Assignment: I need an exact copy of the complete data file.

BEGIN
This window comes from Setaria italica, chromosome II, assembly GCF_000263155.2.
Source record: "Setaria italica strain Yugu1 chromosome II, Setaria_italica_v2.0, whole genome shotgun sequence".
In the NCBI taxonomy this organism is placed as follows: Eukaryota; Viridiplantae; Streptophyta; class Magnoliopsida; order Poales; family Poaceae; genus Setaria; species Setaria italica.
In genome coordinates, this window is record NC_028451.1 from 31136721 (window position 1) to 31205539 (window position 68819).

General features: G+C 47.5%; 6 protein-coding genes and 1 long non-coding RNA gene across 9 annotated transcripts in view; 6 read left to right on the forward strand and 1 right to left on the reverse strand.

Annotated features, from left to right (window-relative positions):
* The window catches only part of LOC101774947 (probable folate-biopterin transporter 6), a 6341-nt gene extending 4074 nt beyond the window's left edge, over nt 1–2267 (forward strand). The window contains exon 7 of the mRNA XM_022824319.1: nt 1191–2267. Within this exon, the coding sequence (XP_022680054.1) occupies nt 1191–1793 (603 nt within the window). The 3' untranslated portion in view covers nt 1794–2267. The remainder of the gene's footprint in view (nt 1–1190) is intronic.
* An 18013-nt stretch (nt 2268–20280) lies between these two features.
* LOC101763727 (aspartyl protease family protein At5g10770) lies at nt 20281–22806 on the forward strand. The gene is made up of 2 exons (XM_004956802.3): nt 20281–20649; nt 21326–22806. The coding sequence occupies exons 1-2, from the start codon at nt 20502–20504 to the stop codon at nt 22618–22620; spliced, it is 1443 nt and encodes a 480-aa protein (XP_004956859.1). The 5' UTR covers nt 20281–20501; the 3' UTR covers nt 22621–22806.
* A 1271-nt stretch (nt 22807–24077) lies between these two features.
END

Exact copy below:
This window comes from Setaria italica, chromosome II, assembly GCF_000263155.2.
Source record: "Setaria italica strain Yugu1 chromosome II, Setaria_italica_v2.0, whole genome shotgun sequence".
In the NCBI taxonomy this organism is placed as follows: Eukaryota; Viridiplantae; Streptophyta; class Magnoliopsida; order Poales; family Poaceae; genus Setaria; species Setaria italica.
In genome coordinates, this window is record NC_028451.1 from 31136721 (window position 1) to 31205539 (window position 68819).

General features: G+C 47.5%; 6 protein-coding genes and 1 long non-coding RNA gene across 9 annotated transcripts in view; 6 read left to right on the forward strand and 1 right to left on the reverse strand.

Annotated features, from left to right (window-relative positions):
* The window catches only part of LOC101774947 (probable folate-biopterin transporter 6), a 6341-nt gene extending 4074 nt beyond the window's left edge, over nt 1–2267 (forward strand). The window contains exon 7 of the mRNA XM_022824319.1: nt 1191–2267. Within this exon, the coding sequence (XP_022680054.1) occupies nt 1191–1793 (603 nt within the window). The 3' untranslated portion in view covers nt 1794–2267. The remainder of the gene's footprint in view (nt 1–1190) is intronic.
* An 18013-nt stretch (nt 2268–20280) lies between these two features.
* LOC101763727 (aspartyl protease family protein At5g10770) lies at nt 20281–22806 on the forward strand. The gene is made up of 2 exons (XM_004956802.3): nt 20281–20649; nt 21326–22806. The coding sequence occupies exons 1-2, from the start codon at nt 20502–20504 to the stop codon at nt 22618–22620; spliced, it is 1443 nt and encodes a 480-aa protein (XP_004956859.1). The 5' UTR covers nt 20281–20501; the 3' UTR covers nt 22621–22806.
* A 1271-nt stretch (nt 22807–24077) lies between these two features.